Leiter sees the NCTC’s mission as “… a one –stop shop for mapping out terrorism threat and designing a plan for the U.S. government to counter it abroad.” The FBI and the Department of Homeland Security allegedly handle domestic terrorism threats and intelligence. Leiter feels that this demarcation between foreign versus domestic terrorism threats “… ensure that the apparatus which is developed for international counterterrorism and Al-Qaeda is not appropriately applied to domestic groups.” 

In the Columbia article Leiter presented his views when it comes to Islam, Al Qaeda and the ‘long war’. 

More than 50 percent of terrorism victims in 2008 were Muslim, which is a very powerful reminder that this is not about the West being at war with Islam. This is Al-Qaeda completely perverting a wonderful, peaceful religion, leading to death and suffering for Muslims in many parts of the world. . . Al Qaeda’s ultimate goal is to establish a caliphate across the Middle East into North Africa, and into parts of Asia, and expel the U.S. and Westerners and Israel from that caliphate.  This is still at the core of their mission; they believe this, and they believe it very strongly. … There are a wide variety of drivers (political corruption, lack of a political voice and a lack of economic opportunity) behind why a 19 year old in Yemen or Somalia or Islamabad or Morocco would identify with Al Qaeda.

The U.S. is not at war with Islam. Al Qaeda is at war with Islam. The U.S. and Muslim –majority countries throughout the world are actually a partnership, and that partnership involves combating Al-Qaeda, but also building hope inside those countries.

These comments bespeak of Leiter’s lack of fundamental knowledge of the totalitarian ideology in the Canon of Islam: the Quran, the Hadiths, Sira and legal rulings. 

Fellow Columbia alumni, Dr. Harold Reisman of Carlsbad, California wrote the following letter to Columbia regarding this article and interview with NCTC director Leiter. 


Mr. Leiter, director of the National Counterterrorism Center, was interviewed (Summer, 2009). He must have read the Qur’an, Hadiths and Sira and knows that vast tracts of the foundational religious texts of Islam concern the dar al-harb, attacks on kafirs, the need for war, rules of war, methods of warfare, dealing with male and female captives, slavery, treatment of subjugated peoples and division of the spoils. Words and aggressive acts of Mohammed account for over 80 percent of the doctrine of Islam. Just how did Islam expand so far and so fast within two centuries of its founding? Yet, Mr. Leiter states that Al-Qaeda is “. . . completely perverting a wonderful, peaceful religion…” I suppose it is de rigueur for current government officials to consider Islam a religion of peace. But why, I wonder, do we have to be repeatedly reminded of this counterfactual belief over and over again?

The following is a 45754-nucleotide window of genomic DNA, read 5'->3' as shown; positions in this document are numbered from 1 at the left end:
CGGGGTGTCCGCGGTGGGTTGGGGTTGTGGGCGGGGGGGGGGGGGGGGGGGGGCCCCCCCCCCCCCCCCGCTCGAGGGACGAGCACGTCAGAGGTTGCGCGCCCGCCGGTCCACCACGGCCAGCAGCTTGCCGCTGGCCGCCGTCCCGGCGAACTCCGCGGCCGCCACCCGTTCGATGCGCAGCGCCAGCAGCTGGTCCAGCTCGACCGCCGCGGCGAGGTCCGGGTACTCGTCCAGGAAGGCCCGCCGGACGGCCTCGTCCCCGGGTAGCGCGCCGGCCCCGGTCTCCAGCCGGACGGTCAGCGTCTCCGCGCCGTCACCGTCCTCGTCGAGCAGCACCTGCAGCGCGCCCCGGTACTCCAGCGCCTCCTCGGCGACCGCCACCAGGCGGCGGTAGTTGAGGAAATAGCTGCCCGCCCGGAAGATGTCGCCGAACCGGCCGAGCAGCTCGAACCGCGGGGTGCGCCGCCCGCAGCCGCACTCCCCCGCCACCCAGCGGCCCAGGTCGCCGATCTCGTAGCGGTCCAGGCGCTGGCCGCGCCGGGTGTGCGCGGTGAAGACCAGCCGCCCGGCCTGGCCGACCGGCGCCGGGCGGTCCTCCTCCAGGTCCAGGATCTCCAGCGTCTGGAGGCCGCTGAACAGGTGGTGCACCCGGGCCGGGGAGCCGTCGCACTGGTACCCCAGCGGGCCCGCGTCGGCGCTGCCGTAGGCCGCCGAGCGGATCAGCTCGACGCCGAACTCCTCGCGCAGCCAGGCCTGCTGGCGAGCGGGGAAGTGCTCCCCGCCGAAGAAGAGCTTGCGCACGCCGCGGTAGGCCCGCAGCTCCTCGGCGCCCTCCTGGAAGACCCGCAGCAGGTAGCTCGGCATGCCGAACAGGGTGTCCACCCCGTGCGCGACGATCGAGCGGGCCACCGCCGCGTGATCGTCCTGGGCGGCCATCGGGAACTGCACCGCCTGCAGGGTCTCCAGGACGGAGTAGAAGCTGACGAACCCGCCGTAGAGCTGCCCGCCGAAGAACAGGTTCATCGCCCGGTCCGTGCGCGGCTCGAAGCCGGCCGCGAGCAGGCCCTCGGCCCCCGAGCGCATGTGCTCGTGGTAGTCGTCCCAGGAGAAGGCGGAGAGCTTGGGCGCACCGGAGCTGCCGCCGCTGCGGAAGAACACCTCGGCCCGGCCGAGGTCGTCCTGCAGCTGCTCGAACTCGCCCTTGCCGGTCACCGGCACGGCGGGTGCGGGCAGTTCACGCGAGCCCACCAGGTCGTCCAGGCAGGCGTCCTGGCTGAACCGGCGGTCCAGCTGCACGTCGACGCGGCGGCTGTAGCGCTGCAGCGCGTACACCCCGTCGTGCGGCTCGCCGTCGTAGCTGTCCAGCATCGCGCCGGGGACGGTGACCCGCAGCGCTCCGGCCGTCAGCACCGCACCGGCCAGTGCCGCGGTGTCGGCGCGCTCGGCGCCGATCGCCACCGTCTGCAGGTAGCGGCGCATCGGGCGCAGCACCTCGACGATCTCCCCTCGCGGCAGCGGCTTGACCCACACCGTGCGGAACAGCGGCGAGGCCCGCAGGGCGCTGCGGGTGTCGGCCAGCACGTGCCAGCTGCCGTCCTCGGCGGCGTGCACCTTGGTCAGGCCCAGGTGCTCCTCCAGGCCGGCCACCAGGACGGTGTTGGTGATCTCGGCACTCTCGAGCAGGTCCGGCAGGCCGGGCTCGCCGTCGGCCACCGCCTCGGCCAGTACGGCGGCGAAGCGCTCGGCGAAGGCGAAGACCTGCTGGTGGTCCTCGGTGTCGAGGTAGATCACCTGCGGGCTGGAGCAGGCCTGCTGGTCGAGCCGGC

It would appear from his comments that Leiter and his staff needed to review the Islamic Law War Doctrine analysis prepared by former Pentagon analyst, Stephen Coughlin.  

If NCTC director Leiter had received a briefing by Coughlin and understood the Islamic Jihad threat doctrine, it might have enabled his team to analyze the intelligence ‘signals’ they had received. This might have alerted intelligence and transportation security echelons to place suspect Abdulmuttallab on a ‘no fly list.’ That would likely have prevented his boarding NWA Flight 253 on Christmas Day. But that is in retrospect wishful thinking in the face of politically correct blindness about the palpable threat of Islam Jihad doctrine that motivated Abdulmuttallab and his al Qaeda commanders to launch his foiled suicide bombing mission.


During the Cold War era, the CIA was fortunate to have as a Soviet intelligence ‘mole hunter,’ the fabled James Jesus Angleton, a veteran OSS operative. Angleton was not always politically correct about fulfilling his mission. He was fired from his post as CIA director of counter intelligence during the Ford Administration in the mid-1970’s for crossing too many ‘red lines.’  Angleton passed away in 1978. He knew the Soviet intelligence programs, their modus operandi and the threats they posed to infiltrate our intelligence agencies. He was professionally paranoid and effective in protecting this country. That set of skills and experience enabled him to connect the dots. Given this latest terrorist episode on Christmas Day, we need his current day counterparts like Coughlin and others filling key staff positions in our intelligence community who know the Islamic Jihad threat doctrine and the modus operandi of terrorist enablers. We need that essential element of HUMINT detection and analysis in our intelligence community to fight the long war of Islamic Jihad. The US reliance on technology to derive intelligence electronically via telephony, internet intercepts and satellite imagery coupled with ponderously inefficient transportation screening methods requires human intelligence to evaluate and warn us of threats by Islamic terrorists. As Poole’s comments about home grown terror threats in 2009 illustrate, the obsessive political correctness of the Obama and Bush Administrations has blinded us to the threat of Islamic Jihad doctrine. As a last line of defense, the Israelis by dint of decades of air safety security experience know that no sophisticated technology can supplant behavioral profiling as the ultimate means of intercepting potential terrorist bombers like Abdulmuttallab. The adoption of these suggestions would help to prevent future “systemic failures” in intelligence gathering, analysis and transportation security like the one on board NWA Flight 253 Christmas Day, 2009.